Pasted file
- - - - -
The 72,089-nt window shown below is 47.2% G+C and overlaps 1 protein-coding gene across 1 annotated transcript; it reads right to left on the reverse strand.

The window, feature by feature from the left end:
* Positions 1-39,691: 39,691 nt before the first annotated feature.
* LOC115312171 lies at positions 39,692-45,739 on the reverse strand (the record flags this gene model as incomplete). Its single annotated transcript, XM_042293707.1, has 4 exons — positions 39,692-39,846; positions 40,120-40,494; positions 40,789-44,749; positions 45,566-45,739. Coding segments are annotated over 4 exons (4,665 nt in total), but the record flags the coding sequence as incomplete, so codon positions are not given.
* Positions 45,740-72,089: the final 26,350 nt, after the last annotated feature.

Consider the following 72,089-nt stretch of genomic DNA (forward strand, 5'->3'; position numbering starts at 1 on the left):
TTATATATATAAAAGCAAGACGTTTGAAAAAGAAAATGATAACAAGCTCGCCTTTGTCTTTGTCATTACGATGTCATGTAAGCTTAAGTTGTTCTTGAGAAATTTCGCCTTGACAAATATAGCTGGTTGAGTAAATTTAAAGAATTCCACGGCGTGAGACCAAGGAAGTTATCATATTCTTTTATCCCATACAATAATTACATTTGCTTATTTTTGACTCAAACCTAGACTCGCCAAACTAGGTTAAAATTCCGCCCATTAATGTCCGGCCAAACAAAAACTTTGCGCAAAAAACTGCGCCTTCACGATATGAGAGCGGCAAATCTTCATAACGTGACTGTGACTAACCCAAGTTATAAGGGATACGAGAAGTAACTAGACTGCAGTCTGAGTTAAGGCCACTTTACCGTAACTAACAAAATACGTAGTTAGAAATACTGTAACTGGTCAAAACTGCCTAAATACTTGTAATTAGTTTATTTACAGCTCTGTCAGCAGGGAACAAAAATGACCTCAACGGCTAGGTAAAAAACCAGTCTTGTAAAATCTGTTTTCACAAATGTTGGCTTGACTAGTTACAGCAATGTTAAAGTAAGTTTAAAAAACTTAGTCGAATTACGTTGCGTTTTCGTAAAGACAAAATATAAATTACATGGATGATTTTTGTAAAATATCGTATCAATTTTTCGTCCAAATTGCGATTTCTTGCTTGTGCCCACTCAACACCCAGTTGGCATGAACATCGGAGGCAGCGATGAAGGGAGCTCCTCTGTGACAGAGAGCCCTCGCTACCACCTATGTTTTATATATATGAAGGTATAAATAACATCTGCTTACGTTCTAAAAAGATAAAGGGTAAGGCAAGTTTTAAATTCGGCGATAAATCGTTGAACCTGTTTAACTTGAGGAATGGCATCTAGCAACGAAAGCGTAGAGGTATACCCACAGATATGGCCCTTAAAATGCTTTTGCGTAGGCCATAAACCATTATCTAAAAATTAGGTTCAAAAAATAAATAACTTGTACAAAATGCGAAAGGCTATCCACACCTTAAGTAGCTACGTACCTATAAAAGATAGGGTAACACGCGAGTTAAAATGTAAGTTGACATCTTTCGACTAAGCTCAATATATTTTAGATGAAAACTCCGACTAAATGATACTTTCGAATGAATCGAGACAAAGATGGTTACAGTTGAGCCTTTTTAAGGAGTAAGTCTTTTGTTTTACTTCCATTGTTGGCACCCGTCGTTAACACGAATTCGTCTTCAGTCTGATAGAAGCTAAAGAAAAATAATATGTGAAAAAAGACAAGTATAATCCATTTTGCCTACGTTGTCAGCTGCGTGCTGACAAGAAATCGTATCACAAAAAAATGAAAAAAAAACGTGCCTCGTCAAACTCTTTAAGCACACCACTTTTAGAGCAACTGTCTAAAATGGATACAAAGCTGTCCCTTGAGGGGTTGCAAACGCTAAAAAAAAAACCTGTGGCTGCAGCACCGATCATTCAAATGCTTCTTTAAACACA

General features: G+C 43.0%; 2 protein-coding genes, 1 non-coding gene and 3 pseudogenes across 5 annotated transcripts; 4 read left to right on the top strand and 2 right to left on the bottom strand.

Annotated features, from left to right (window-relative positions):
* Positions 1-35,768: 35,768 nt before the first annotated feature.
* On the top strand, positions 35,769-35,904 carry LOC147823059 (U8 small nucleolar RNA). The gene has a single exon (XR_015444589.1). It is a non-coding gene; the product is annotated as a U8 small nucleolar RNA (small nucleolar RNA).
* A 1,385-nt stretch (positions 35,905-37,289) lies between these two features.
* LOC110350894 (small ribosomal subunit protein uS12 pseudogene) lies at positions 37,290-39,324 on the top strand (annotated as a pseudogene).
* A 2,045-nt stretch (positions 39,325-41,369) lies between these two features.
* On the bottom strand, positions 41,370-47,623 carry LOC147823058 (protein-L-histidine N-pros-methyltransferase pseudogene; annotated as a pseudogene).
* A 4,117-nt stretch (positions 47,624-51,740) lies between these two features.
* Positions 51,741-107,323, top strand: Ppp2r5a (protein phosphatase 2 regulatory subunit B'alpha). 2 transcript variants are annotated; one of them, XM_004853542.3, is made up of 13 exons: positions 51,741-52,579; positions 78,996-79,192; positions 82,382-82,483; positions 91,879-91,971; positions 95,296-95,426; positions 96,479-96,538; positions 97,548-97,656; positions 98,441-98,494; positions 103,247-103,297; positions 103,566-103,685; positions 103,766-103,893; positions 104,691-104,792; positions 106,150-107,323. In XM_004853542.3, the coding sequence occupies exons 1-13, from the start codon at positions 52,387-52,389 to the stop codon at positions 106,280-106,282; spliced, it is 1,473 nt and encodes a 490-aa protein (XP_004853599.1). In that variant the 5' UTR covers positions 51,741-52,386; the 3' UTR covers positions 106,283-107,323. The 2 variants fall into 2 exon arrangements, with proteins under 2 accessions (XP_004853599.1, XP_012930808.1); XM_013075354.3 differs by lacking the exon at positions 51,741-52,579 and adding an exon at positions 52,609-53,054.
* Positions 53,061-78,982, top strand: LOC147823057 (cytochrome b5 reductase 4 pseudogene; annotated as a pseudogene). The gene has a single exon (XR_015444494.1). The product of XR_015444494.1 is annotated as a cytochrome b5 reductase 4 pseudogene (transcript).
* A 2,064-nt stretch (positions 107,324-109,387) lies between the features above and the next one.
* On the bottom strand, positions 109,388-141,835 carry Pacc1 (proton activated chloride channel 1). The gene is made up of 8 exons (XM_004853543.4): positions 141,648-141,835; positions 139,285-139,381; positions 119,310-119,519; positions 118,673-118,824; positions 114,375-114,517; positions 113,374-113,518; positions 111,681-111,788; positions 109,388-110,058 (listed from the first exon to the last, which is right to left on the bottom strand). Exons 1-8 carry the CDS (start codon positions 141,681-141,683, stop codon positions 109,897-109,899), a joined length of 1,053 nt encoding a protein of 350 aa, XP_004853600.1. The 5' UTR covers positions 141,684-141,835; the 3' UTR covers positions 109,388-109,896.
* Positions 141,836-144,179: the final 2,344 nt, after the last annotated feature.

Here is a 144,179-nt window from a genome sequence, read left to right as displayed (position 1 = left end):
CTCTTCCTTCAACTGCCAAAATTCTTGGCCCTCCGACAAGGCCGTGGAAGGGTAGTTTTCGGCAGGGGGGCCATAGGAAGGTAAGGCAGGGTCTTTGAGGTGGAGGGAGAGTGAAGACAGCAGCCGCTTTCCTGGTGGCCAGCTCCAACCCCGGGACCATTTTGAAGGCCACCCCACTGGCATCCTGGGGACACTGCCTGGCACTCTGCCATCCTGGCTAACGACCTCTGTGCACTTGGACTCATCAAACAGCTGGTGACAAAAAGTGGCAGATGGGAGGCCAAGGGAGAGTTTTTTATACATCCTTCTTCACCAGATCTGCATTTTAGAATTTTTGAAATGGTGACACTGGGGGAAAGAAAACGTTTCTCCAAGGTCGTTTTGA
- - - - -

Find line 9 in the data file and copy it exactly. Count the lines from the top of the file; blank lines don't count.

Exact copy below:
Annotated features, from left to right (window-relative positions):